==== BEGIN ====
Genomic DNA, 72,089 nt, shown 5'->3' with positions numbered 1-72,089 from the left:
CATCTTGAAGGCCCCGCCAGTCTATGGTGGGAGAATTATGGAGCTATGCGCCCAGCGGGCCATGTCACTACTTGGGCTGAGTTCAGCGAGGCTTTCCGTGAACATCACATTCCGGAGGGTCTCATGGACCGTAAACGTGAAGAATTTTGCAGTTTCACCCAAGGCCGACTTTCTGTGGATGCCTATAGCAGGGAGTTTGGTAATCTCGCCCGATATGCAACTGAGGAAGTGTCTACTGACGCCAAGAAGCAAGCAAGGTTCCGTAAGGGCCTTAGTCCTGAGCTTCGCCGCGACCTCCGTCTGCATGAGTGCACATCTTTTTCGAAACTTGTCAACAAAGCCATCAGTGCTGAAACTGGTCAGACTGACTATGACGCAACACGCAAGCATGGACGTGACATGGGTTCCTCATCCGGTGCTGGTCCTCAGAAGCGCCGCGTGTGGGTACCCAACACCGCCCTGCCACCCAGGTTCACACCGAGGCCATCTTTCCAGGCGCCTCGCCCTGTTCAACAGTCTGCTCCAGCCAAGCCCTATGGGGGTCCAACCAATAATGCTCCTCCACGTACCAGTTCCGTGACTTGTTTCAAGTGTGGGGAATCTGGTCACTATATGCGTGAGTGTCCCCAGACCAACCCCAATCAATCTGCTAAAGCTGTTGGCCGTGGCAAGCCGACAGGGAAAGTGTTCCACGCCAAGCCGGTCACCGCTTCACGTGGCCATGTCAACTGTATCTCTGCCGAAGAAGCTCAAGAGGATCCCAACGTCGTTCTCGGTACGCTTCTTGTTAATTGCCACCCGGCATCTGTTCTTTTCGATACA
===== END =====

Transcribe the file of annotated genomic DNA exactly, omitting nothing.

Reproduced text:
Genomic DNA, 72,089 nt, shown 5'->3' with positions numbered 1-72,089 from the left:
CATCTTGAAGGCCCCGCCAGTCTATGGTGGGAGAATTATGGAGCTATGCGCCCAGCGGGCCATGTCACTACTTGGGCTGAGTTCAGCGAGGCTTTCCGTGAACATCACATTCCGGAGGGTCTCATGGACCGTAAACGTGAAGAATTTTGCAGTTTCACCCAAGGCCGACTTTCTGTGGATGCCTATAGCAGGGAGTTTGGTAATCTCGCCCGATATGCAACTGAGGAAGTGTCTACTGACGCCAAGAAGCAAGCAAGGTTCCGTAAGGGCCTTAGTCCTGAGCTTCGCCGCGACCTCCGTCTGCATGAGTGCACATCTTTTTCGAAACTTGTCAACAAAGCCATCAGTGCTGAAACTGGTCAGACTGACTATGACGCAACACGCAAGCATGGACGTGACATGGGTTCCTCATCCGGTGCTGGTCCTCAGAAGCGCCGCGTGTGGGTACCCAACACCGCCCTGCCACCCAGGTTCACACCGAGGCCATCTTTCCAGGCGCCTCGCCCTGTTCAACAGTCTGCTCCAGCCAAGCCCTATGGGGGTCCAACCAATAATGCTCCTCCACGTACCAGTTCCGTGACTTGTTTCAAGTGTGGGGAATCTGGTCACTATATGCGTGAGTGTCCCCAGACCAACCCCAATCAATCTGCTAAAGCTGTTGGCCGTGGCAAGCCGACAGGGAAAGTGTTCCACGCCAAGCCGGTCACCGCTTCACGTGGCCATGTCAACTGTATCTCTGCCGAAGAAGCTCAAGAGGATCCCAACGTCGTTCTCGGTACGCTTCTTGTTAATTGCCACCCGGCATCTGTTCTTTTCGATACA